- Pretty much anything from Pentatonic – this pioneering German startup has created a line of sustainable homeware and accessories fabricated entirely from post-consumer waste; think glasses and bowls made from smartphone screens, rings made from cigarette butts, everything from coasters and placemats to wallets and pillows made from plastic bottles, and chairs whose seats absorb carbon from the air. Pentatonic’s products are fully recyclable and offer a buy-back guarantee, thereby establishing a circular model; once recovered, the raw materials are added back into the production loop, recycled, recrafted and resold.
Our news feed continued to burst at the seams this year with news of initiatives working to increase the sustainability of the fashion and textile industries. Here are some of our favorites:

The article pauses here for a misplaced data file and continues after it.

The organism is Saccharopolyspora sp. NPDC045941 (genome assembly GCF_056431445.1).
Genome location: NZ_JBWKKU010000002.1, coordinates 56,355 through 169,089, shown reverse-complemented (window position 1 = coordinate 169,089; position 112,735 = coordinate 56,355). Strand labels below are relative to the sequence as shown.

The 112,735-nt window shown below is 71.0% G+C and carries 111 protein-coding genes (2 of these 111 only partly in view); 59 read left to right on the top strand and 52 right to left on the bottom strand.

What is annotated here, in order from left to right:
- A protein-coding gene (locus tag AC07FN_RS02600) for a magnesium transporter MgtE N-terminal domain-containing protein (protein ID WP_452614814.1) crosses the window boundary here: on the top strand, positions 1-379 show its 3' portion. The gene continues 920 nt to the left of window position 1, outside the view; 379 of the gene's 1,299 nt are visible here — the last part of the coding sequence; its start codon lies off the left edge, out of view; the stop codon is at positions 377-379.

- The climate-beneficial beanie – The North Face’s Cali Wool beanie is produced entirely in the USA using wool sourced from California-based Bare Ranch, which raises sheep using regenerative and certified Climate Beneficial farming practices.
- The 30-Year Christmas Sweatshirt – a seasonally appropriate offering from Tom Cridland, the UK-based slow fashion brand that offers well-made staple garments designed to last at least 30 years.
- The Gold standard – We’re guessing C&A’s Cradle to Cradle (C2C) Certified Gold t-shirts would probably look great with the first-ever collection of C2C Gold level certified denim, released just this month from G-Star Raw.
While we’re big believers in the importance of playtime (for both kids and adults), we love games that get kids away from screens and using their brains:
- Primo Toys’ Cubetto is an adorable wooden robot that teaches kids ages 3 and up the principles of coding, before many of them are even old enough to read; kids can send Cubetto on a jouney by creating a program using colored blocks, which Cubetto then executes – a fun, easy, engaging way to learn a valuable skill.